14 Songs, 42 Minutes

EDITORS’ NOTES

Conceding little to the pop fads of the time, Ron Sexsmith’s 1995 self-titled debut album could’ve been recorded twenty years earlier (or ten years later). The Canadian singer/songwriter’s vulnerable vocals and whimsical tunes are in the tradition of artists like Harry Nilsson, John Lennon, Paul Simon and similar greats. Yet Sexsmith is very much his own artist, adept at sly wordplay and bittersweet folk melodies (with some rock oomph thrown in at key moments). He reveals himself to be a fragile optimist, steeling himself for a romantic challenge in “Secret Heart” or pondering a change of scenery in “Lebanon, Tennessee.” He’s equally drawn to the wonders of childhood (“Speaking With An Angel”) and the creepy aspects of urban life (“From A Few Streets Over”). Sexsmith is most eloquent when he slips into nostalgia for a lost past, especially in the gorgeously melancholy “Galbraith Street.” Though quirky, he’s really a pop classicist at heart, as elegantly-crafted tracks like “Wastin’ Time” make clear. Mitchell Froom’s production compliments Sexsmith's sensitive acoustic guitar with reedy organs, ragged horns and other slightly askew touches. First track to last, Ron Sexsmith is an insightful, affecting song collection with the timeless feel of a classic.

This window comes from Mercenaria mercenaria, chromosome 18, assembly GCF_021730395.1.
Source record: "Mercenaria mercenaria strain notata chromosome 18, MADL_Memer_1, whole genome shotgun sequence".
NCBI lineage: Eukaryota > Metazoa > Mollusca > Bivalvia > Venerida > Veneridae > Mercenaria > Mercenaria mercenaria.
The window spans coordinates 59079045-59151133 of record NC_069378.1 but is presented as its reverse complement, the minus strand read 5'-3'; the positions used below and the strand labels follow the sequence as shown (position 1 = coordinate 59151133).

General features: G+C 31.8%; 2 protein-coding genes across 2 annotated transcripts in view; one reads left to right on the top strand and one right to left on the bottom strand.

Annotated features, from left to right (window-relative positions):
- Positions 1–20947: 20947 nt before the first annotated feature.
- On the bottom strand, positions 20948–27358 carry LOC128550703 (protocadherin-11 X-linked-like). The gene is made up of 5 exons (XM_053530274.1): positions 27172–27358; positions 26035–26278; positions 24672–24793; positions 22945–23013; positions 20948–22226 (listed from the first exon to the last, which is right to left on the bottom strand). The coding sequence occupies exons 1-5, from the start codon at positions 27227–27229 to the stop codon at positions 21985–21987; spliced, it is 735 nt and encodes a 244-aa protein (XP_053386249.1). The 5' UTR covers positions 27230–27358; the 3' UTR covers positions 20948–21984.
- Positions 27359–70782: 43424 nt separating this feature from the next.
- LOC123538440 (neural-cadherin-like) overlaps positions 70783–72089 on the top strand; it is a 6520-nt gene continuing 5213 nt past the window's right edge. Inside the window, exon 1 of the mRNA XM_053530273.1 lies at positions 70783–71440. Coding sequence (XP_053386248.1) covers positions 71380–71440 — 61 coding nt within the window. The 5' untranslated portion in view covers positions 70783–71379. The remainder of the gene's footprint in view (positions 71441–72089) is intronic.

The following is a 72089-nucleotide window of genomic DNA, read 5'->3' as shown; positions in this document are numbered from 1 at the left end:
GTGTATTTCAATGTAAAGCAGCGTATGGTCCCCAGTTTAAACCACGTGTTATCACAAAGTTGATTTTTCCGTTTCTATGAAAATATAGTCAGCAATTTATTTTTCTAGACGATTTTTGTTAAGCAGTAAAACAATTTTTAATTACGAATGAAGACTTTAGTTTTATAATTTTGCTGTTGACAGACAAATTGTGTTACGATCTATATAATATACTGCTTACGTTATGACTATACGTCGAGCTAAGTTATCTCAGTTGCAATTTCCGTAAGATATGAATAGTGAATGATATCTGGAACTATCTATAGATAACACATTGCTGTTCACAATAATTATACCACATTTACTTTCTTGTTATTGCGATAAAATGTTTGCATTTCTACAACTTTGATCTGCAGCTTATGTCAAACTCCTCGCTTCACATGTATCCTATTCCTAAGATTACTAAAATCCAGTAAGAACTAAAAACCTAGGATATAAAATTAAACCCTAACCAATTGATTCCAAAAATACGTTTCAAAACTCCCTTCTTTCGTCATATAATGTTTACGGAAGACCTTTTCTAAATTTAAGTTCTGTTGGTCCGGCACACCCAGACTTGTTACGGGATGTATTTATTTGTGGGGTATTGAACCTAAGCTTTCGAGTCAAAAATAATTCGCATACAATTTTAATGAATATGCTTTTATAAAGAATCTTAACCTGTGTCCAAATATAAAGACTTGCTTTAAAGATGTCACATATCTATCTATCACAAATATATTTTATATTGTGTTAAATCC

EDITORS’ NOTES

Conceding little to the pop fads of the time, Ron Sexsmith’s 1995 self-titled debut album could’ve been recorded twenty years earlier (or ten years later). The Canadian singer/songwriter’s vulnerable vocals and whimsical tunes are in the tradition of artists like Harry Nilsson, John Lennon, Paul Simon and similar greats. Yet Sexsmith is very much his own artist, adept at sly wordplay and bittersweet folk melodies (with some rock oomph thrown in at key moments). He reveals himself to be a fragile optimist, steeling himself for a romantic challenge in “Secret Heart” or pondering a change of scenery in “Lebanon, Tennessee.” He’s equally drawn to the wonders of childhood (“Speaking With An Angel”) and the creepy aspects of urban life (“From A Few Streets Over”). Sexsmith is most eloquent when he slips into nostalgia for a lost past, especially in the gorgeously melancholy “Galbraith Street.” Though quirky, he’s really a pop classicist at heart, as elegantly-crafted tracks like “Wastin’ Time” make clear. Mitchell Froom’s production compliments Sexsmith's sensitive acoustic guitar with reedy organs, ragged horns and other slightly askew touches. First track to last, Ron Sexsmith is an insightful, affecting song collection with the timeless feel of a classic.

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